U.S. is #1 in corporate taxation
Tax moves to make in April 2012

Time to enroll in EFTPS

More of us are using electronic financial transactions and that includes our tax dealings.

Millions of us e-file our returns, get our refunds via direct deposit and pay any outstanding tax bills electronically.

A popular e-payment method is by credit card. This works for folks who have their credit card balance under control, can pay any charges in full so as to avoid interest and who earn rewards for using the card.

Of course, paying your taxes by credit card also will cost you a fee.

EFTPS screen shotIf you want to electronically pay your tax bill and avoid any extra charges, Today's Tax Tip is that you consider using the Electronic Federal Tax Payment System, or EFTPS.

EFTPS, pronounced "Ef-tips" in case you want to drop it into casual conversation, is the Treasury Department's free online payment system for businesses and individuals.

I've used it for years to pay both estimated taxes and our annual tax bill. After a few shaky encounters early on, a combination of system glitches and my own missteps, I've become a big fan.

Give yourself time: To use EFTPS you must enroll. And it doesn't provide you instantaneous access to the system.

Although the Internal Revenue Service wants all of us to eventually file and pay our taxes electronically, it still relies on the traditional mail service to get folks into EFTPS.

That takes about a week, so you need to sign up for EFTPS before your tax payment is due so that you don't miss the deadline.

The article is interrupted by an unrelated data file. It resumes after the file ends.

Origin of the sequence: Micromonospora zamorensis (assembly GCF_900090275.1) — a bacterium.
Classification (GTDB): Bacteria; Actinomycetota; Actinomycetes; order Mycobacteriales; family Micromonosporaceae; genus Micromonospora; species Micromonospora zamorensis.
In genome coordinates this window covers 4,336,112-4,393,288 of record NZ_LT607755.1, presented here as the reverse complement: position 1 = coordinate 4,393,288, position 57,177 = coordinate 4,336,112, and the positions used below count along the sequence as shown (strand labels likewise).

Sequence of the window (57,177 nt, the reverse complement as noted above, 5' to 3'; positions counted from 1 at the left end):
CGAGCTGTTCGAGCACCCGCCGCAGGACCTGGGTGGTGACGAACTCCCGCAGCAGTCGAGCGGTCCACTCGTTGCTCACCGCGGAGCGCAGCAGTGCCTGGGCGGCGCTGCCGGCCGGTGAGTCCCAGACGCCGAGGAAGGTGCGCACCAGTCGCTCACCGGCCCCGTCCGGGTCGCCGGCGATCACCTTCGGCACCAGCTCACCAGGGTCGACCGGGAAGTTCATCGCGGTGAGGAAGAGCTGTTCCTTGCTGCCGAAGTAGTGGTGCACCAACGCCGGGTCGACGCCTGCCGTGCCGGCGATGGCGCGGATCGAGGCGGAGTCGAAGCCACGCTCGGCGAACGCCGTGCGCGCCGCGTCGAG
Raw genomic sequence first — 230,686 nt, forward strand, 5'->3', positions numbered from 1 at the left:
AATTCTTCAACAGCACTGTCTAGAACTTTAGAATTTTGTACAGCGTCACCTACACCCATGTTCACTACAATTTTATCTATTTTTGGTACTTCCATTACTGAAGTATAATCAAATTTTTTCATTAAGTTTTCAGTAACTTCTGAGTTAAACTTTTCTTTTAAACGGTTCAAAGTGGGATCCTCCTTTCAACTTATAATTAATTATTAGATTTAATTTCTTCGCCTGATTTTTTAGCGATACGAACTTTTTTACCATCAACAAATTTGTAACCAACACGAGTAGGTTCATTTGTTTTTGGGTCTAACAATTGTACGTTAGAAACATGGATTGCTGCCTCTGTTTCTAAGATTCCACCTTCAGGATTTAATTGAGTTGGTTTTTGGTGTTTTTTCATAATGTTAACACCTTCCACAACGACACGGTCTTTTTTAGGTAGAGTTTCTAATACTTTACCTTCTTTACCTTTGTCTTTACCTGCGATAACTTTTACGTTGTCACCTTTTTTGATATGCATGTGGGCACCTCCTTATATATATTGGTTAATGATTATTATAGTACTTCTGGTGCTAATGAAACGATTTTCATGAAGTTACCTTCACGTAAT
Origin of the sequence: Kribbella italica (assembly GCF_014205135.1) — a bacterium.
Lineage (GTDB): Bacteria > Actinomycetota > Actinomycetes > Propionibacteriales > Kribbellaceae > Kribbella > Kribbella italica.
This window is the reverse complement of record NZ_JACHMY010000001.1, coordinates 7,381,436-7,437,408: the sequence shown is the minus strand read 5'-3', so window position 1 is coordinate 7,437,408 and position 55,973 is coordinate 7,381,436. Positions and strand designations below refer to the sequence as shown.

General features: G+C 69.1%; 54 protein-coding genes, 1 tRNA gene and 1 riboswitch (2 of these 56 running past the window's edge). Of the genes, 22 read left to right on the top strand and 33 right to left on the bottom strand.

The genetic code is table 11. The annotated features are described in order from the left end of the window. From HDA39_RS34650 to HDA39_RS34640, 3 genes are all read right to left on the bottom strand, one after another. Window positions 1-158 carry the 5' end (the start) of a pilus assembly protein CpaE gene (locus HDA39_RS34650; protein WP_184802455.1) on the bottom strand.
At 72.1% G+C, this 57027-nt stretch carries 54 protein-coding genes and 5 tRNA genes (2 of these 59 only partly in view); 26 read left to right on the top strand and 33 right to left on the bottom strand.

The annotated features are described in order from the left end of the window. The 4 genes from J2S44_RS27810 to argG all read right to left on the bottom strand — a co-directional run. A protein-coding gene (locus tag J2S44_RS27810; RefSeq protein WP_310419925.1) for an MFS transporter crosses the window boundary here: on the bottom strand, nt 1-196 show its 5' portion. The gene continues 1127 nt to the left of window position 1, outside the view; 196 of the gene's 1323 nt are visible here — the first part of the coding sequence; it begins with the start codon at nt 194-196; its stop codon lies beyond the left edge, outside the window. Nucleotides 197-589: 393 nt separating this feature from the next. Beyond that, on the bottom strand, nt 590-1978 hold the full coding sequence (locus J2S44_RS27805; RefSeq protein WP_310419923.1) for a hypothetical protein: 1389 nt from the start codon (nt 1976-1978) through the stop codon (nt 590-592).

Enrollment steps: To get started, you need your taxpayer identification number, or TIN. For an individual taxpayer, this is your Social Security number; for a business, the company's Employer Identification Number, or EIN. 

Also get the account and routing numbers of the bank account you want to use to pay your taxes. Check with your financial institution regarding the routing number. The one used for electronic payments might not be the one that's on your checks.

And you of course need your name and address and name as they appear on your IRS tax documents. For married couples who file joint returns, this generally is the name of spouse listed first on the 1040.

Once you've got all this info, go to the EFTPS page and:

  • Select Enrollment.
  • Select Business, Individual or Federal Agency.
  • Enter the requested information.
  • Submit.

In seven business days, you should receive your EFTPS personal identification number, or PIN, in the mail.

Now you're ready to get your password so you can use the system.

Go to www.eftps.gov and click Log In and then click Need a Password.

Enter your tax identification number (Social Security number or EIN) and the PIN you got via snail mail.

Verify your banking information or your EFTPS enrollment number, which appears on your PIN letter, and select Next which will let you create your new EFTPS password.

Now you're ready to make your tax payment by going back to the EFTPS home page and selecting Make a Payment. Once you log in with your tax ID number and new password, the step-by-step screens will walk you through the payment process.

As with all tax transactions, save a copy of the payment confirmation page for your records.

Yes, it takes a while to set up an EFTPS account.

But once you have one, you can schedule your payments in advance -- a nice way to deal with estimated tax payments; remember the first 1040-ES for 2012 also is due April 17 -- and not have to worry about added fees for settling your IRS debt.

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